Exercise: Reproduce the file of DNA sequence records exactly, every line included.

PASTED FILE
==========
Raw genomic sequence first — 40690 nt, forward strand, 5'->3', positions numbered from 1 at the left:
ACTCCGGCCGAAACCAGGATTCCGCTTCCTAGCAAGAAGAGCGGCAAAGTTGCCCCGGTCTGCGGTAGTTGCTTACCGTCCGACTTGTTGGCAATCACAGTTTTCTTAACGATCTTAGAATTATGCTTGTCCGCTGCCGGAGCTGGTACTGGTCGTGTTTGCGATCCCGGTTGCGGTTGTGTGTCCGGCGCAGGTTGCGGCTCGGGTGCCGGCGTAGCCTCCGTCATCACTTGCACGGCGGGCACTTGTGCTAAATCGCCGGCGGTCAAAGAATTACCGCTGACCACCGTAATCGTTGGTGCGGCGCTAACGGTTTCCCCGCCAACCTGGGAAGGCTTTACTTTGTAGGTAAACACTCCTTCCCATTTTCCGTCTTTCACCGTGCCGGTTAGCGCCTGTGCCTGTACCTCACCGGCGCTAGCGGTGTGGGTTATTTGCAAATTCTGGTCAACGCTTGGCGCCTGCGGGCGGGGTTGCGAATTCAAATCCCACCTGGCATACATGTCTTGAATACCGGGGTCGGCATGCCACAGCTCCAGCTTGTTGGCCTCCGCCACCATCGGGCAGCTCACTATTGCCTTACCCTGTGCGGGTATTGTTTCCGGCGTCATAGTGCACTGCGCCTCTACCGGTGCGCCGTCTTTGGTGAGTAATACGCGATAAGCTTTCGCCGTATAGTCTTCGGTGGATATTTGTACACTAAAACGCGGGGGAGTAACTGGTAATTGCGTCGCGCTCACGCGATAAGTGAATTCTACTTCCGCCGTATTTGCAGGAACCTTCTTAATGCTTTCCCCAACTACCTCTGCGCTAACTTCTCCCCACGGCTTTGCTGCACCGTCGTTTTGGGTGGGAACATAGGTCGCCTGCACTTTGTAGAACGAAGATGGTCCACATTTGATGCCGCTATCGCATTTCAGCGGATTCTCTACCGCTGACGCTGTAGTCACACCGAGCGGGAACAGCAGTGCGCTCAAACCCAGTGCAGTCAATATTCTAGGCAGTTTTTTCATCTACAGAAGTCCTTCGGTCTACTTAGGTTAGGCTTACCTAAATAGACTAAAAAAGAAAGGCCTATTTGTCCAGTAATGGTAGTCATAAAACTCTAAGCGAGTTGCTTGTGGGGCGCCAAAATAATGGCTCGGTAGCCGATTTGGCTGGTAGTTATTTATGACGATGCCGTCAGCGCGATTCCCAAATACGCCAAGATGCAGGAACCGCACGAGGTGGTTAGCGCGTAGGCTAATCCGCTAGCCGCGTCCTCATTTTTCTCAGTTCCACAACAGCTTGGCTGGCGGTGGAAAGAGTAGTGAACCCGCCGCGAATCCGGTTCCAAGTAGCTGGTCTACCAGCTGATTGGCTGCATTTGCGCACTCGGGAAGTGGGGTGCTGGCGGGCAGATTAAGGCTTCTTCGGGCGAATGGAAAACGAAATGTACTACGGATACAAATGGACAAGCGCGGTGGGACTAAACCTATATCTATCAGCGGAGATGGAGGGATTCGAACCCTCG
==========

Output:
Raw genomic sequence first — 40690 nt, forward strand, 5'->3', positions numbered from 1 at the left:
ACTCCGGCCGAAACCAGGATTCCGCTTCCTAGCAAGAAGAGCGGCAAAGTTGCCCCGGTCTGCGGTAGTTGCTTACCGTCCGACTTGTTGGCAATCACAGTTTTCTTAACGATCTTAGAATTATGCTTGTCCGCTGCCGGAGCTGGTACTGGTCGTGTTTGCGATCCCGGTTGCGGTTGTGTGTCCGGCGCAGGTTGCGGCTCGGGTGCCGGCGTAGCCTCCGTCATCACTTGCACGGCGGGCACTTGTGCTAAATCGCCGGCGGTCAAAGAATTACCGCTGACCACCGTAATCGTTGGTGCGGCGCTAACGGTTTCCCCGCCAACCTGGGAAGGCTTTACTTTGTAGGTAAACACTCCTTCCCATTTTCCGTCTTTCACCGTGCCGGTTAGCGCCTGTGCCTGTACCTCACCGGCGCTAGCGGTGTGGGTTATTTGCAAATTCTGGTCAACGCTTGGCGCCTGCGGGCGGGGTTGCGAATTCAAATCCCACCTGGCATACATGTCTTGAATACCGGGGTCGGCATGCCACAGCTCCAGCTTGTTGGCCTCCGCCACCATCGGGCAGCTCACTATTGCCTTACCCTGTGCGGGTATTGTTTCCGGCGTCATAGTGCACTGCGCCTCTACCGGTGCGCCGTCTTTGGTGAGTAATACGCGATAAGCTTTCGCCGTATAGTCTTCGGTGGATATTTGTACACTAAAACGCGGGGGAGTAACTGGTAATTGCGTCGCGCTCACGCGATAAGTGAATTCTACTTCCGCCGTATTTGCAGGAACCTTCTTAATGCTTTCCCCAACTACCTCTGCGCTAACTTCTCCCCACGGCTTTGCTGCACCGTCGTTTTGGGTGGGAACATAGGTCGCCTGCACTTTGTAGAACGAAGATGGTCCACATTTGATGCCGCTATCGCATTTCAGCGGATTCTCTACCGCTGACGCTGTAGTCACACCGAGCGGGAACAGCAGTGCGCTCAAACCCAGTGCAGTCAATATTCTAGGCAGTTTTTTCATCTACAGAAGTCCTTCGGTCTACTTAGGTTAGGCTTACCTAAATAGACTAAAAAAGAAAGGCCTATTTGTCCAGTAATGGTAGTCATAAAACTCTAAGCGAGTTGCTTGTGGGGCGCCAAAATAATGGCTCGGTAGCCGATTTGGCTGGTAGTTATTTATGACGATGCCGTCAGCGCGATTCCCAAATACGCCAAGATGCAGGAACCGCACGAGGTGGTTAGCGCGTAGGCTAATCCGCTAGCCGCGTCCTCATTTTTCTCAGTTCCACAACAGCTTGGCTGGCGGTGGAAAGAGTAGTGAACCCGCCGCGAATCCGGTTCCAAGTAGCTGGTCTACCAGCTGATTGGCTGCATTTGCGCACTCGGGAAGTGGGGTGCTGGCGGGCAGATTAAGGCTTCTTCGGGCGAATGGAAAACGAAATGTACTACGGATACAAATGGACAAGCGCGGTGGGACTAAACCTATATCTATCAGCGGAGATGGAGGGATTCGAACCCTCG